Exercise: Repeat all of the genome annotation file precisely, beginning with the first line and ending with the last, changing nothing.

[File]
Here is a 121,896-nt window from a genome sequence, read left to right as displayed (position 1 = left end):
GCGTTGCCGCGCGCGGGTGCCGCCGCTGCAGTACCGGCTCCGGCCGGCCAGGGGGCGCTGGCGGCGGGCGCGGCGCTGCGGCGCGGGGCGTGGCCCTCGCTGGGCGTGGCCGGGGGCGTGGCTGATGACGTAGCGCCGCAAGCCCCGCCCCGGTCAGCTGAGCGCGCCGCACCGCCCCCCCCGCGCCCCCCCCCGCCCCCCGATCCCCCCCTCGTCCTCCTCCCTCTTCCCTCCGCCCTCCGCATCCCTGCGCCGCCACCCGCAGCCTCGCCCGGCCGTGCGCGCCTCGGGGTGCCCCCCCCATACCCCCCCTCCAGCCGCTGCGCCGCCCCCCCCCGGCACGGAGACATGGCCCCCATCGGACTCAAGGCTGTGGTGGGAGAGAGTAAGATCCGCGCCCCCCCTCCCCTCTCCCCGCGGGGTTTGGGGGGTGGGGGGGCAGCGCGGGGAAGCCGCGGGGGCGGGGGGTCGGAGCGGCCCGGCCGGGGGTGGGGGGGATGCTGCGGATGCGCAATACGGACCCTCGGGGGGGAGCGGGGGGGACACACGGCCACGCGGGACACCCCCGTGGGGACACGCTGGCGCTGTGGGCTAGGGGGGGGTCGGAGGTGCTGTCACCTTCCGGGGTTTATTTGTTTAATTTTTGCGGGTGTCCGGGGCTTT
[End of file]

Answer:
Here is a 121,896-nt window from a genome sequence, read left to right as displayed (position 1 = left end):
GCGTTGCCGCGCGCGGGTGCCGCCGCTGCAGTACCGGCTCCGGCCGGCCAGGGGGCGCTGGCGGCGGGCGCGGCGCTGCGGCGCGGGGCGTGGCCCTCGCTGGGCGTGGCCGGGGGCGTGGCTGATGACGTAGCGCCGCAAGCCCCGCCCCGGTCAGCTGAGCGCGCCGCACCGCCCCCCCCGCGCCCCCCCCCGCCCCCCGATCCCCCCCTCGTCCTCCTCCCTCTTCCCTCCGCCCTCCGCATCCCTGCGCCGCCACCCGCAGCCTCGCCCGGCCGTGCGCGCCTCGGGGTGCCCCCCCCATACCCCCCCTCCAGCCGCTGCGCCGCCCCCCCCCGGCACGGAGACATGGCCCCCATCGGACTCAAGGCTGTGGTGGGAGAGAGTAAGATCCGCGCCCCCCCTCCCCTCTCCCCGCGGGGTTTGGGGGGTGGGGGGGCAGCGCGGGGAAGCCGCGGGGGCGGGGGGTCGGAGCGGCCCGGCCGGGGGTGGGGGGGATGCTGCGGATGCGCAATACGGACCCTCGGGGGGGAGCGGGGGGGACACACGGCCACGCGGGACACCCCCGTGGGGACACGCTGGCGCTGTGGGCTAGGGGGGGGTCGGAGGTGCTGTCACCTTCCGGGGTTTATTTGTTTAATTTTTGCGGGTGTCCGGGGCTTT